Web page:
7. The edamame helps make this a main meal, but feel free to omit if serving as a side dish. If you want to stretch it to 4 heartier servings, use 12 ounces of edamame. If using frozen edamame, you can simply defrost it in warm water, or follow the package instructions (e.g., boil it for 2 minutes).

Calories: 369kcal | Carbohydrates: 52g | Protein: 14g | Fat: 13g | Saturated Fat: 2g | Polyunsaturated Fat: 4g | Monounsaturated Fat: 4g | Sodium: 896mg | Potassium: 408mg | Fiber: 5g | Sugar: 5g | Vitamin A: 992IU | Vitamin C: 46mg | Calcium: 95mg | Iron: 5mg

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5 from 19 votes (9 ratings without comment)

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23 comments on Sesame Noodles

  1. Diane

    5 stars
    I made this for our dinner and it was excellent! I always know when I make one of your recipes the food is going to have flavour. I can’t eat boring food and yours is never ever boring. Thank you for sharing these outstanding recipes. I’m sure looking forward to getting your cookbook, especially if there are recipes like this in there!

    1. Kaitlin @ Rainbow Plant Life

      Hi Diane, thanks for such a lovely review! We can’t wait for you to get your hands on the cookbook either! :)

  2. Shelley

    5 stars
    Oh my gosh! I finally got around to buying the ingredients for this dish and I have to say, it was comletely worth it. I have made it twice in the past 3 days. The flavour is so rich and the dish is really delicious! Thank you again for all your hard work from which new devotees like myself, benefit.
    Almost forgot, I also made the brownies! They were also excellent. I will definitely buy your cookbook!

    1. Kaitlin @ Rainbow Plant Life

      Hi Shelley, thank you so much for such a wonderful review! I’ll be sure to pass it along to Nisha :)

      We hope you do order the cookbook, we think you’re going to love it. Nisha put a lot of blood sweat and tears into that baby!

  3. Theresa

    5 stars
    Delicious! I didn’t have sesame paste so I used Nisha’s suggested substitute of half peanut butter and half tahini and I used Sriracha as the chili garlic sauce. I didn’t have Udon noodles so I used some millet and brown rice ramen noodles I had on hand. I think the sauce would be lovely on almost any noodle.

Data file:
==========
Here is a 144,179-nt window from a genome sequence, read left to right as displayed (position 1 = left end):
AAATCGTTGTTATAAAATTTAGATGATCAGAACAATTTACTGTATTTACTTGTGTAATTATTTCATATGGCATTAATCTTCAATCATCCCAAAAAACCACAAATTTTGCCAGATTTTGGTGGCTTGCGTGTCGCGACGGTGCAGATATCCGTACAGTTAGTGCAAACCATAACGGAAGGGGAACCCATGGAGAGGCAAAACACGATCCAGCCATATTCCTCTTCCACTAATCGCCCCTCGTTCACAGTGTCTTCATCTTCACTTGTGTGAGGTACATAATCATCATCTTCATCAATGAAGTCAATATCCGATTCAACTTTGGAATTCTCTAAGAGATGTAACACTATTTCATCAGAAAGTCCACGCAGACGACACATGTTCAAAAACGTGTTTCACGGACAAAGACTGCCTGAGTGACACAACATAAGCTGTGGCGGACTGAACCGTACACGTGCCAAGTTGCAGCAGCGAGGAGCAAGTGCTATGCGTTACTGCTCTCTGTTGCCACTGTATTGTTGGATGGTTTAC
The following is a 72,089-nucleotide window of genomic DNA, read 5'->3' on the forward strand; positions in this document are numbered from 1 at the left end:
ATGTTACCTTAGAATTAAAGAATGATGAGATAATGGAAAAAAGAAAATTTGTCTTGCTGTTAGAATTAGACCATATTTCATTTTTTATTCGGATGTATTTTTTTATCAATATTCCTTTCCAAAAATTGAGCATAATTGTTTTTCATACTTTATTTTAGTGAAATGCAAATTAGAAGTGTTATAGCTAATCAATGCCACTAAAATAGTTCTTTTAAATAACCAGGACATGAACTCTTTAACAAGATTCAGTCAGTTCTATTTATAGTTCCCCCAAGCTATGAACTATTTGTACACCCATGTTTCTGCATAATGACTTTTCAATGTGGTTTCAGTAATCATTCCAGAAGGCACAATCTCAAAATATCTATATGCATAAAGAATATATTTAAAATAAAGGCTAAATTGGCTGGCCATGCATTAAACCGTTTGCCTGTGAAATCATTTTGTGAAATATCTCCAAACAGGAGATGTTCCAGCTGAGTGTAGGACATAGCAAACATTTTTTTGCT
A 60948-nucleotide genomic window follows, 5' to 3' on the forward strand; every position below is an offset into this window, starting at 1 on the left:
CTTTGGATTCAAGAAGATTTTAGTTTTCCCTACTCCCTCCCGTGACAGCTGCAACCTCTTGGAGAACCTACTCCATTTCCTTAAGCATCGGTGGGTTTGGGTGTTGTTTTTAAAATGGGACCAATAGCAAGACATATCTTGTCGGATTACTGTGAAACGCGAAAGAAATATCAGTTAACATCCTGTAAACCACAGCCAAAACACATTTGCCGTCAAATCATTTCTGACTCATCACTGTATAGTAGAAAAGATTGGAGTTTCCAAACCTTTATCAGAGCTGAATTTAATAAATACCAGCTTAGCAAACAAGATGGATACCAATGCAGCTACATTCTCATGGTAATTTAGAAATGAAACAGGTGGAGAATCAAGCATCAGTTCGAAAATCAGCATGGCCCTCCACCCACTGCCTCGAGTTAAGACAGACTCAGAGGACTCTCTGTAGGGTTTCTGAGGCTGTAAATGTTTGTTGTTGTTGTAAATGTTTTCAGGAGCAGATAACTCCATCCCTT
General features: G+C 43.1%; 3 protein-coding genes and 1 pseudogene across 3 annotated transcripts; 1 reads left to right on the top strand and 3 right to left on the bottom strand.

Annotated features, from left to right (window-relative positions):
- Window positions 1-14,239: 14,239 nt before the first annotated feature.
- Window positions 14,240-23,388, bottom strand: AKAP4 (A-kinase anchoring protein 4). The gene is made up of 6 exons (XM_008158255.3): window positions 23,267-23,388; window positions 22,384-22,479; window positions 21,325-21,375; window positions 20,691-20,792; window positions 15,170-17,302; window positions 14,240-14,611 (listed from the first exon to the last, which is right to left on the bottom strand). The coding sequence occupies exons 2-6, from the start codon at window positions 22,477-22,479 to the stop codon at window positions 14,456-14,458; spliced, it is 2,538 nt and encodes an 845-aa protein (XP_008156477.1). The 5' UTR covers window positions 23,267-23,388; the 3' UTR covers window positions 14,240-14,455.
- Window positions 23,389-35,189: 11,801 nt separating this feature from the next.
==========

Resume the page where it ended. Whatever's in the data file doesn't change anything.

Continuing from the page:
Thank you Nisha!

    1. Kaitlin @ Rainbow Plant Life

      Hi Theresa, we’re so happy you enjoyed this recipe! :) Next time, would you mind leaving a rating alongside your review? Star ratings are big help to readers who are thinking of making the recipe.

  4. Maggie Kase

    5 stars
    Yum! Needed a quick lunch today and this completely hit the spot. Had to substitute Banza for the udon noodles as I’m out. Sauce + veg prep completed in the time it took my water to boil and my pasta to cook. Definitely added to the summer rotation!

    1. Kaitlin @ Rainbow Plant Life

      Hi Maggie, Thank you so much for such a fantastic review! Appreciate you taking the time!

  5. Robin M Overeem

    I have been watching several videos and this is the first recipe that I’ve tried. I visited a local Asian market and had fun looking at all these new ingredients. I wasn’t able to find sesame paste but I found sesame sauce so I used that instead.
    The dish was delicious. I didn’t soak the scallions so the onion taste was a bit strong but the sauce was robust and delicious. I would definitely try this one. I am going to try my second recipe tomorrow. Shepard’s Pie.

  6. Sarah

    5 stars
    This was delicious and easy. Perfect for a summer day!

    1. Kaitlin @ Rainbow Plant Life

      Awesome, Sarah. Thanks for your comment and for taking the time to review!

  7. Maia

    5 stars
    Banger as usual, just another one of your recipes to be obsessed with 😋

    1. Kaitlin @ Rainbow Plant Life

      Thanks for the lovely feedback, Maia! :) We’re delighted to hear you loved the noodles.

  8. Reena A.

    5 stars
    holy moly that sesame sauce is delicious! wow i could drink it by the spoon. used the recommended amount of dried udon noodles with a splash of the cooking water and it was perfect. added shredded napa cabbage and tofu from the store, and I was in heaven.

    1. Kaitlin @ Rainbow Plant Life

      Reena, So glad to hear you loved this recipe!

  9. Sina

    5 stars
    Very good! Prep ahead, and it’s a quick weeknight meal. Ima keep this recipe.

    1. Kaitlin @ Rainbow Plant Life

      Lovely to hear you enjoyed the recipe, Sina!

  10. colleen

    5 stars
    What! I’ve noticed that bottle of sambal oelek so many times in the store but for some reason I just assumed it wasn’t vegan. It just “looked like” the kind of thing that would have fish sauce I guess?

    Cannot wait to make this! Giving it preemptive five stars because it looks amazing and your recipes never disappoint.

    1. Kaitlin @ Rainbow Plant Life

      We cannot wait for you to try it, Colleen! Report back on how it goes please :)

  11. Elizabeth Mullins

    5 stars
    I just made this for lunch. It was so delicious and easy. Your substitution notes were extremely helpful and spot on!

    1. Kaitlin @ Rainbow Plant Life

      Elizabeth, Thank you for your thoughtful review! We’re so happy to hear that you enjoyed the noodles.

  12. Bette

    Thanks for the gluten-free adaptation note! My husband has celiac disease, and one of the hardest changes for him was not being able to eat in almost all East Asian restaurants. The wheat is everywhere! So frustrating.

    1. Kaitlin @ Rainbow Plant Life

      You’re very welcome, Bette! Happy to hear you’ll be able to enjoy this recipe at home :)